To be honest, I don’t think the social model of disability really helps me either. Sure, it’s great when people understand instead of just laughing or looking at me like I’ve just bitten the head off a kitten, but even when there are people like my mum, my stepdad, my friends, understanding therapists and counsellors and disability support workers, people who have daughters or sisters or friends with Asperger’s Syndrome, and so on who do understand, it only makes things better to an extent. It doesn’t stop panic attacks or hypervigilance or being on edge when something is off or shyness or running out of parties due to panic attacks. I’m lucky in that I can make enough adjustments and try to change, although it’s a slow process, in this breakneck, dog-eat-dog world. A lot of people on the spectrum can’t. Kindness and understanding can and do help, but they don’t make the Asperger’s Syndrome go away. It’s there and it will always be there and I am stuck with it until I die. So the best I can do is try to live with it, and try and whittle my corners away as much as I can so I can fit myself into the round hole – but no-one ever said it would be easy. It isn’t.

1 Comment »

  1. […] 1. If It’s Real: yes, it is a disability 2. Neighbourhood: moving house 3. Mr Psycho: emotional difficulties 4. Female Of The Species: not fitting in with other girls 5. No One Understands: the diagnosis 6. Dark Clouds: memories of Barcelona 7. Blow Your Cover: first sexual relationship 8. Influenza: getting ME 9. Life Of A Miser: managing money and other household things 10. Avenging Angels: relationship with my father 11. The Man: coping at work 12. Disco Dolly: festival tips 13. Fran In Japan: role models outside the family 14. I Am Unlike A Lifeform You’ve Ever Met: on books and the imaginary world 15. Bastard Me Bastard You: unwanted attention from men 16. Numb The Doubt: on drugs 17. Everybody In The Madhouse: primary school 18. Diary Of A Wimp: obsessive behaviour 19. Gravity: Dad’s death 20. Juno 54: relationship with music 21. Hell Of A Girl: bisexuality 22. Suburban Rock ‘n’ Roll: the Chester years 23. The English Language Let Me Down: speech and language 24. Paranoid 6teen: relationship with my brother 25. Quiet Beach: the overdoses 26. Fortune Teller: on being childfree 27. Armageddon: on parties 28. Attack Of The Mutant 50ft Kebab: love-hate relationship with food 29. Perfect Sin: relationship with religion and G-d 30. Falling In Love Again: relationship with the Perrys (my current stepdad and his teenage kids, Alice and Tom) 31. Guestlist To Hell: the people who keep me alive […]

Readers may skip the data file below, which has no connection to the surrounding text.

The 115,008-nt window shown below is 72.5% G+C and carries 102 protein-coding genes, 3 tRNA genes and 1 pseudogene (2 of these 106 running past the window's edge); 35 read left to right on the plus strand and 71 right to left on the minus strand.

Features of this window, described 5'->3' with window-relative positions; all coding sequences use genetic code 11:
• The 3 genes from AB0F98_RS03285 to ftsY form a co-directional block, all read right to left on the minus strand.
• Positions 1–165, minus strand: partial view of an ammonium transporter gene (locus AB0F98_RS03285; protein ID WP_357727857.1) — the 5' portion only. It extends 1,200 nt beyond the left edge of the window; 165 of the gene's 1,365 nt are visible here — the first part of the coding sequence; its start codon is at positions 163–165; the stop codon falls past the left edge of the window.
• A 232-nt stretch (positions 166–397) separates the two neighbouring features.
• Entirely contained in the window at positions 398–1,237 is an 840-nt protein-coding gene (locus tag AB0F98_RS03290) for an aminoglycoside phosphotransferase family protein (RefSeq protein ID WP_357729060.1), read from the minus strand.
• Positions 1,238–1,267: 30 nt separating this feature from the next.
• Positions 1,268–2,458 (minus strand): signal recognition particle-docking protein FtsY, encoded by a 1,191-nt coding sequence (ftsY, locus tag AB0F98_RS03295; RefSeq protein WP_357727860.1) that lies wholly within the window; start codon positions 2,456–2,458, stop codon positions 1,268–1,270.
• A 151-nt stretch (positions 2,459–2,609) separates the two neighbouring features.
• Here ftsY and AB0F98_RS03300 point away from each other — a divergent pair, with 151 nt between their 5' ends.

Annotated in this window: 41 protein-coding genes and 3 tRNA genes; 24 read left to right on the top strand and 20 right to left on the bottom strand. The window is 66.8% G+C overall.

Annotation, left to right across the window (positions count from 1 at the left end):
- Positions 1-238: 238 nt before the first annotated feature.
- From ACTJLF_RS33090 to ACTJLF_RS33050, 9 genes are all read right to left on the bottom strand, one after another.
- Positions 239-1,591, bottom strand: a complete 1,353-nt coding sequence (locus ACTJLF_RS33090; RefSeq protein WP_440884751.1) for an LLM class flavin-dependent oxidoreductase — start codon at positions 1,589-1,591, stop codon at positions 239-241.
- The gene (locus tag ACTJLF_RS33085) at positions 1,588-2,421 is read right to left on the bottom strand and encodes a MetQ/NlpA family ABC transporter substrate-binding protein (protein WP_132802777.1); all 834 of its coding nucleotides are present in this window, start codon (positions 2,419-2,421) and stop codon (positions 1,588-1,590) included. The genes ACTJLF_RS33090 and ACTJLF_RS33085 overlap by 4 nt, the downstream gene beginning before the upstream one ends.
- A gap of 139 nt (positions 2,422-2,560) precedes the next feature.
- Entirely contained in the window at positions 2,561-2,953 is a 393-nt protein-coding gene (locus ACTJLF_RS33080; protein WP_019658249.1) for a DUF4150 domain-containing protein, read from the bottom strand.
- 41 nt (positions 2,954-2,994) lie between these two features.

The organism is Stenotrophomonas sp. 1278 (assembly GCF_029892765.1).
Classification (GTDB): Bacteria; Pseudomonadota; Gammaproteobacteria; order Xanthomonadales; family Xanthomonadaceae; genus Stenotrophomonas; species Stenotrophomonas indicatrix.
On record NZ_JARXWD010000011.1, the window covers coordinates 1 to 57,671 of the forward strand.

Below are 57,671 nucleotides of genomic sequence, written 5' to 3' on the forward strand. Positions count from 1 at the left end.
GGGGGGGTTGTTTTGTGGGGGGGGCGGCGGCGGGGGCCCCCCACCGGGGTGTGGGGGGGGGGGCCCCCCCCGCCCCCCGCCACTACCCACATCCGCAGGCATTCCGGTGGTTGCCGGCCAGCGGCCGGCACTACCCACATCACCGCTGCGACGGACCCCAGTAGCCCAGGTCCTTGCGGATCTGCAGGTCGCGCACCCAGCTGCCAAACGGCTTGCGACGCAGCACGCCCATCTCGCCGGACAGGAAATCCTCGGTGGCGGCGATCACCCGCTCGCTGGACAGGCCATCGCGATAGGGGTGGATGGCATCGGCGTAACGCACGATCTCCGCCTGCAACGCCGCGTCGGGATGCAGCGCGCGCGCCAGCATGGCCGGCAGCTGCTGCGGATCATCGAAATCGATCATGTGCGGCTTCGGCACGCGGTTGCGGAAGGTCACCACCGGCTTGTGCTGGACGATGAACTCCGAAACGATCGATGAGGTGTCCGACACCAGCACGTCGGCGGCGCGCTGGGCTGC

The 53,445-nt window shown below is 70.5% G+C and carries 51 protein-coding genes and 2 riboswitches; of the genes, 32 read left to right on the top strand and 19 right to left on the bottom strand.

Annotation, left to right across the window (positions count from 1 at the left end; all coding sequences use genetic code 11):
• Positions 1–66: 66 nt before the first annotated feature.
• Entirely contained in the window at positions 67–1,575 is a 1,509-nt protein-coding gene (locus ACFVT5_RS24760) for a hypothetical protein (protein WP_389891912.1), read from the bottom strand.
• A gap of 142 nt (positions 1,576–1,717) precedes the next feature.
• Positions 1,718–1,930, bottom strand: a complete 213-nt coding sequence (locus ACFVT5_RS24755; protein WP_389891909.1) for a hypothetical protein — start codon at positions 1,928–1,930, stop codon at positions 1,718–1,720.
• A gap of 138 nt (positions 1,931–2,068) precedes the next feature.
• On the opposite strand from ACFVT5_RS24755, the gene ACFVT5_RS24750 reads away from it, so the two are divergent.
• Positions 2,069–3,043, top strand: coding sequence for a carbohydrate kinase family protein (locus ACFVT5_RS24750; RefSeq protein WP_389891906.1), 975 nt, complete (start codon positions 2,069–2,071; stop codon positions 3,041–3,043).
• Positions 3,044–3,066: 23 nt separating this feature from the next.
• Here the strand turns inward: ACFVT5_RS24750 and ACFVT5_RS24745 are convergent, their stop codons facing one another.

Pingback by An announcement | The Hidden Village of Aspergers — March 1, 2014 @ 7:40 pm | Reply